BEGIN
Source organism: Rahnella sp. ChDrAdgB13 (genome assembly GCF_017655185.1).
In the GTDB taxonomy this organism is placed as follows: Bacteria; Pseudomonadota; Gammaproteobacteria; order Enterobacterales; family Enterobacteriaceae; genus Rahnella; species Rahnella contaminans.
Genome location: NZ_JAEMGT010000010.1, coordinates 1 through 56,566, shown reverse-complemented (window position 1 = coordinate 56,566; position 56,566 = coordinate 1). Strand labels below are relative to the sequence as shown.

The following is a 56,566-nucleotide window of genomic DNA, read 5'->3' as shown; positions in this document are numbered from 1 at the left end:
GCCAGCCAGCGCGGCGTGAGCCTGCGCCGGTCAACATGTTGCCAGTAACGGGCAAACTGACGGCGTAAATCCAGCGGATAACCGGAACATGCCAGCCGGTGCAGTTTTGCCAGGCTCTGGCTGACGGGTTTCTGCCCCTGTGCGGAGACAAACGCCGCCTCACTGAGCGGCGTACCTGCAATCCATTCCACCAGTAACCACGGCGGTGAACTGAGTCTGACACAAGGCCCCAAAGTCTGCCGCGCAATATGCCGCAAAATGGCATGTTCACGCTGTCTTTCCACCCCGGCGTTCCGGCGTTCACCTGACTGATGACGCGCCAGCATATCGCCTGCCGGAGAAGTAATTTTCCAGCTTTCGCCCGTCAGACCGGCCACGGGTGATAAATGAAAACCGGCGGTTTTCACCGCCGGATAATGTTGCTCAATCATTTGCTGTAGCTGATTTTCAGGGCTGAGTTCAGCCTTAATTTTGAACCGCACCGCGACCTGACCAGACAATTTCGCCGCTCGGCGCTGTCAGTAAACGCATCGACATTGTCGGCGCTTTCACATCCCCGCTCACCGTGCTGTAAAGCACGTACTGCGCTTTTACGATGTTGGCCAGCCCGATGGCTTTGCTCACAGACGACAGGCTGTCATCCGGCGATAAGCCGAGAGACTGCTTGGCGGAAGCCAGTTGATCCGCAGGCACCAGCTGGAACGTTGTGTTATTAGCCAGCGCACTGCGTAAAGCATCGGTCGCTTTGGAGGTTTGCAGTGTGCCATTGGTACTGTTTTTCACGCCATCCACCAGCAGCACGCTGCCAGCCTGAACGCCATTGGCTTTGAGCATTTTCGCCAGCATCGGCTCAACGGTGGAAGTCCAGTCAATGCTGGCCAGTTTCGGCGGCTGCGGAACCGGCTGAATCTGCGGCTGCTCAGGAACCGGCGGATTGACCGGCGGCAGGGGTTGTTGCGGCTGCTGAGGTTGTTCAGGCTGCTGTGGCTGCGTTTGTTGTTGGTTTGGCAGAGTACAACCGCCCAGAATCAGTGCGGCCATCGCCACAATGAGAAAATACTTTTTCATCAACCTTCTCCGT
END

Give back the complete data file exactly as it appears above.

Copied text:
Source organism: Rahnella sp. ChDrAdgB13 (genome assembly GCF_017655185.1).
In the GTDB taxonomy this organism is placed as follows: Bacteria; Pseudomonadota; Gammaproteobacteria; order Enterobacterales; family Enterobacteriaceae; genus Rahnella; species Rahnella contaminans.
Genome location: NZ_JAEMGT010000010.1, coordinates 1 through 56,566, shown reverse-complemented (window position 1 = coordinate 56,566; position 56,566 = coordinate 1). Strand labels below are relative to the sequence as shown.

The following is a 56,566-nucleotide window of genomic DNA, read 5'->3' as shown; positions in this document are numbered from 1 at the left end:
GCCAGCCAGCGCGGCGTGAGCCTGCGCCGGTCAACATGTTGCCAGTAACGGGCAAACTGACGGCGTAAATCCAGCGGATAACCGGAACATGCCAGCCGGTGCAGTTTTGCCAGGCTCTGGCTGACGGGTTTCTGCCCCTGTGCGGAGACAAACGCCGCCTCACTGAGCGGCGTACCTGCAATCCATTCCACCAGTAACCACGGCGGTGAACTGAGTCTGACACAAGGCCCCAAAGTCTGCCGCGCAATATGCCGCAAAATGGCATGTTCACGCTGTCTTTCCACCCCGGCGTTCCGGCGTTCACCTGACTGATGACGCGCCAGCATATCGCCTGCCGGAGAAGTAATTTTCCAGCTTTCGCCCGTCAGACCGGCCACGGGTGATAAATGAAAACCGGCGGTTTTCACCGCCGGATAATGTTGCTCAATCATTTGCTGTAGCTGATTTTCAGGGCTGAGTTCAGCCTTAATTTTGAACCGCACCGCGACCTGACCAGACAATTTCGCCGCTCGGCGCTGTCAGTAAACGCATCGACATTGTCGGCGCTTTCACATCCCCGCTCACCGTGCTGTAAAGCACGTACTGCGCTTTTACGATGTTGGCCAGCCCGATGGCTTTGCTCACAGACGACAGGCTGTCATCCGGCGATAAGCCGAGAGACTGCTTGGCGGAAGCCAGTTGATCCGCAGGCACCAGCTGGAACGTTGTGTTATTAGCCAGCGCACTGCGTAAAGCATCGGTCGCTTTGGAGGTTTGCAGTGTGCCATTGGTACTGTTTTTCACGCCATCCACCAGCAGCACGCTGCCAGCCTGAACGCCATTGGCTTTGAGCATTTTCGCCAGCATCGGCTCAACGGTGGAAGTCCAGTCAATGCTGGCCAGTTTCGGCGGCTGCGGAACCGGCTGAATCTGCGGCTGCTCAGGAACCGGCGGATTGACCGGCGGCAGGGGTTGTTGCGGCTGCTGAGGTTGTTCAGGCTGCTGTGGCTGCGTTTGTTGTTGGTTTGGCAGAGTACAACCGCCCAGAATCAGTGCGGCCATCGCCACAATGAGAAAATACTTTTTCATCAACCTTCTCCGT